Credit Card Cartels Landed With $6.2 Billion Price-Fixing Bill
Visa and Mastercard have run up the mother of all credit card bills. The monopolistic payment providers had been embroiled in a long-running lawsuit instigated by merchants protesting their excessive fees. The credit card giants have now conceded defeat and agreed to settle the price-fixing case for a whopping $6.2 billion.
Also read: Raising the Dead: Is Bitcoin Cash Fiat Currency?
Visa and Mastercard Cop to Running a Card Cartel
Millions of Visa and Mastercard customers enjoy a love-hate relationship with their credit card provider. While the ability to buy goods on credit is undoubtedly convenient, the hidden charges, sporadic service interruptions, and security risks all take their toll. They’re not alone: merchants are equally weary of Visa, Mastercard, and their punitive fees. Unlike the helpless customers, however, the merchants have the ability to do something about it.
Shares in JP Morgan Chase, Citigroup, and Bank of America will form part of the payment proffered by Visa and Mastercard to end the price-fixing lawsuit. Under the settlement, Mastercard will be obliged to pay $108 million, but it’s Visa that will be faced with the lion’s share of the bill, coughing up a mammoth $4.1 billion. To place the credit card issuers’ combined bill of $6.2 billion in context, from a cryptocurrency perspective, that’s greater than the market cap of EOS, and just behind Bitcoin Cash.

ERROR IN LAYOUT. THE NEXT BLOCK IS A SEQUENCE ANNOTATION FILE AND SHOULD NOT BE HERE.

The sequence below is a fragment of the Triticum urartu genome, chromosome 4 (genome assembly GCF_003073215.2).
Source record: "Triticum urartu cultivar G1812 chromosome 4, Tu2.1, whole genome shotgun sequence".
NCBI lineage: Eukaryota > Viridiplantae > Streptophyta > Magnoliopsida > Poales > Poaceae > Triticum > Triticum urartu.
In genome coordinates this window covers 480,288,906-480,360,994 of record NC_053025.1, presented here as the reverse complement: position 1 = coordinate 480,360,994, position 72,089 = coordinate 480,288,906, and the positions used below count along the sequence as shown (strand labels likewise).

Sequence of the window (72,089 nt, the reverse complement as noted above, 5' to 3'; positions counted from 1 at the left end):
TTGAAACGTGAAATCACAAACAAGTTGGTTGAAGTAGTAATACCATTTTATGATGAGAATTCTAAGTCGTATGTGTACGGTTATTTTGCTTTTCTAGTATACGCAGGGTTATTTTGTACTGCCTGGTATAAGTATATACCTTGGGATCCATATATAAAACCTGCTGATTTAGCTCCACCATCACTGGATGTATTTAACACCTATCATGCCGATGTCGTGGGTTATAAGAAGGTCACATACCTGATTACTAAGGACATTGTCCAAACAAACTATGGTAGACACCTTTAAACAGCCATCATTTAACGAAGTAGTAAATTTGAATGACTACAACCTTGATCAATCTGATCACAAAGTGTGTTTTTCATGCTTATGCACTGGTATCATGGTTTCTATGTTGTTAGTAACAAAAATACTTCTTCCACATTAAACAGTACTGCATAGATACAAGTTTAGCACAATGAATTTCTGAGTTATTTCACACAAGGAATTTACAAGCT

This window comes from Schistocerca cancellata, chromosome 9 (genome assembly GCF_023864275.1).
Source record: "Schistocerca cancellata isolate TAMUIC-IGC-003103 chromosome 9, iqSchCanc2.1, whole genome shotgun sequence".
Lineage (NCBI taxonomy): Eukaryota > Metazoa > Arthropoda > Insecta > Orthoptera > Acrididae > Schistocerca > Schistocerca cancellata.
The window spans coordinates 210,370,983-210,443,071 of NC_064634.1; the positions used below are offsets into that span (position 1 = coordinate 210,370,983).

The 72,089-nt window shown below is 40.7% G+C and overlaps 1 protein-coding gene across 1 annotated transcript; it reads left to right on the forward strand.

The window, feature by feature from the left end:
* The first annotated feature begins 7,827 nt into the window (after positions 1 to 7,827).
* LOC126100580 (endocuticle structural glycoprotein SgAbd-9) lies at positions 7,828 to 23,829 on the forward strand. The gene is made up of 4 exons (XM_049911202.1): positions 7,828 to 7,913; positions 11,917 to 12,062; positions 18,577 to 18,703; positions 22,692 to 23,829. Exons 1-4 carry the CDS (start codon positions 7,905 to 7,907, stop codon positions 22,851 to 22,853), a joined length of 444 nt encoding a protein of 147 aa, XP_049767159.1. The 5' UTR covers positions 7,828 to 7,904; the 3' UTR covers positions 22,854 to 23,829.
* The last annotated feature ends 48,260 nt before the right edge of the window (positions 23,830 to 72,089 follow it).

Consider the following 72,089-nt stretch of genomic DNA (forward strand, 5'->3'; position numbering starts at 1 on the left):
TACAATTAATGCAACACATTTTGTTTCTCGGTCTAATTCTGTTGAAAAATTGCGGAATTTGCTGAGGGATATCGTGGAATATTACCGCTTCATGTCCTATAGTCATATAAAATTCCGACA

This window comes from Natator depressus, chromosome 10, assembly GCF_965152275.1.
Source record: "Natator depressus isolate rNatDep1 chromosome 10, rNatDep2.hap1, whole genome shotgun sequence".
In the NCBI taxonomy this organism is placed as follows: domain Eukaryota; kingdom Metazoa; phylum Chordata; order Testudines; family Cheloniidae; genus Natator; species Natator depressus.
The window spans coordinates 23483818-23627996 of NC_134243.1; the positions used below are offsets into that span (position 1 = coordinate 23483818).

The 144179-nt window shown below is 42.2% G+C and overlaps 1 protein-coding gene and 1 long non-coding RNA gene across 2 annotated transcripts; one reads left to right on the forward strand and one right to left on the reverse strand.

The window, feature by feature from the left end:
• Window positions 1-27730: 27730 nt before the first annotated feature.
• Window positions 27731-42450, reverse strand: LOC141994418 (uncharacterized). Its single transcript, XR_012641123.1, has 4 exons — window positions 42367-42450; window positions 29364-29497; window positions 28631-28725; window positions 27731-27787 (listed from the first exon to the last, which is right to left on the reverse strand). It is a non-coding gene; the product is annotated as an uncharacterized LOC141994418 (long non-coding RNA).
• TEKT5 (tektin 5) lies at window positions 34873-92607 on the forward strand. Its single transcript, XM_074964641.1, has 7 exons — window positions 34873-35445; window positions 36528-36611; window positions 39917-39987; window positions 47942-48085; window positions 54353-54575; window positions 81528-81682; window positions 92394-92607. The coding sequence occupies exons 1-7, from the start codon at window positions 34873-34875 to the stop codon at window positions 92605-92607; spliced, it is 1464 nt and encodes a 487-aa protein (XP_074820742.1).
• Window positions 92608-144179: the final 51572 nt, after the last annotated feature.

A Big Fine But a Drop in the Bucket
$6.2 billion is a huge sum by any reckoning, but it won’t make much of a dent in the coffers of the companies tasked with paying it. Visa alone recorded revenue of $18.3 billion last year, while Mastercard earned $12.5 billion. The lawsuit that they eventually conceded defeat on pertained to excessive card fees. These payment providers abused their power to impose excessive fees upon merchants, who had no option but to pay up.
US merchants, including retailers and financial companies that utilize services offered by the likes of Mastercard and Visa, pay over $90 billion a year in fees. The antitrust case that was brought against the pair can be traced back to 2005, when accusations emerged of Visa and Mastercard inflating swipe fees to their enrichment. The $6.2 billion settlement will come as relief to the merchants who campaigned against the credit card cartel, and as affirmation to cryptocurrency users that the only payment system they can trust is Bitcoin.
Do you think Visa and Mastercard run a credit card cartel, and will this settlement dissuade them from further price fixing? Let us know in the comments section below.
Images courtesy of Shutterstock, and Visa.
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